Our Village is a small part of England, as say a motor car is made up of component parts. The largest being the body ,the chassis, the engine , right down to the smallest bolt washer and cotter pin. So Great Britain is made up of England, Scotland and Wales, these are again divided into counties, cities, towns, villages and hamlets and this continues down into individual house names. Where you have Motorways, trunk roads, main roads, secondary roads, by roads, country roads, and village roads.

As in all areas of the country side - it continues into farm roads and lanes. Round our village, starting with the Back lane, you go then into the Moor Lane, which runs north to the railway line and the Flash Bridge.( Railway bridge) Off this lane runs the Love Lane to the north of the village, coming back onto the Bridgeford road below Cooksland House. On the east side, we have got the Moss Lane, this runs to the Ashes Wood. Then to the south east the Oldfords Lane, that runs through to Coton-Clanford. To the south side, we have Smithy Lane, a cow track for the Village Farm cows to go to pasture, and a public footpath. Finally on the west side Clanford Lane (This last one is a council road), leading as it says to Coton-Clanford.

Off all these lanes are fields, the majority of which are named. These would be well known among the people of the village, as nearly all would work on the farms. But nowadays there are very few farm workers, and the vast majority commute to work elsewhere.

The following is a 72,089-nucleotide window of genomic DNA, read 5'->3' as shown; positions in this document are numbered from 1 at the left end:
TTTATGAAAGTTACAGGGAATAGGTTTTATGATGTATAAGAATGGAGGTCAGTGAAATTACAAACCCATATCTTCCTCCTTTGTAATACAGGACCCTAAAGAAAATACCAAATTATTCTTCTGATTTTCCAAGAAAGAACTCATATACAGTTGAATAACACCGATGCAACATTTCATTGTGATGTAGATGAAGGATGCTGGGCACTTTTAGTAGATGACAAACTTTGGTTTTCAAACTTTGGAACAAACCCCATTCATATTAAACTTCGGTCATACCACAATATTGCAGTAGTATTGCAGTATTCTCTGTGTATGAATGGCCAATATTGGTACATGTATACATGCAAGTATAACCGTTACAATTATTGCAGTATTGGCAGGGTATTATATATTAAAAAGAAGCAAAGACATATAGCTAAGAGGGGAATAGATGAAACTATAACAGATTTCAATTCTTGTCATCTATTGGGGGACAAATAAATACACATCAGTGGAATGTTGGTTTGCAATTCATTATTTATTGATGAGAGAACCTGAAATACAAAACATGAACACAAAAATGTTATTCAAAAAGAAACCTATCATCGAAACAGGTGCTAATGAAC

Some have logic as to how they were named; in fact all must have at some point. Take the Red Reins for instance, this is a field when ploughed, it turns up in heavy red clay, and when all the ploughing had to be done in "Cop and Rein". (You set a cop with the plough and plough both sides of it. When it meets the previous cop further across the field this is called a Rein where you finish off the ploughing in between). Then you have a field called Hobble End, which used to have a double cottage in it with no services what ever. There only remains a pipe in the hedge which reveals the proximity of the well. There are also the remains of the garden wicket in the hedgerow, this was Hobble End Cottages.

Other names need more and deeper investigation, such as Noon's Birch, Hazel Graze, Big Ashpit, Middle Ashpit, Little Ashpit, the Fosters, and the Pingles, Mill Bank, Hanging Bank (this one makes you think!).
 The Cumbers the row of houses were named after the grass fields behind them. There is also Moss Common, Passage Field and, Glebe Field. There are a lot of small fields about that are Glebe land and were part of the farm attached to the Church, the old vicarage had a cowshed.
We have the Stafford Meadow, the Shed Meadow, and an archaeological dig or even ploughing the old turf up might reveal the remains of a building on this field.
The Public field is on the bank behind the Holly Bush pub, The pub had fields attached to it and the small range of buildings on the east side of the pub car park were the cowsheds to it, which included a coach house for the Trap, a stable, a loose box for young stock or pigs and, a loft with a pitching hole where the hay was pitched in.

 The cowshed is still in the same format as it was a hundred years ago with the old wooden stalls the lot. You step back in a time warp when you go in there.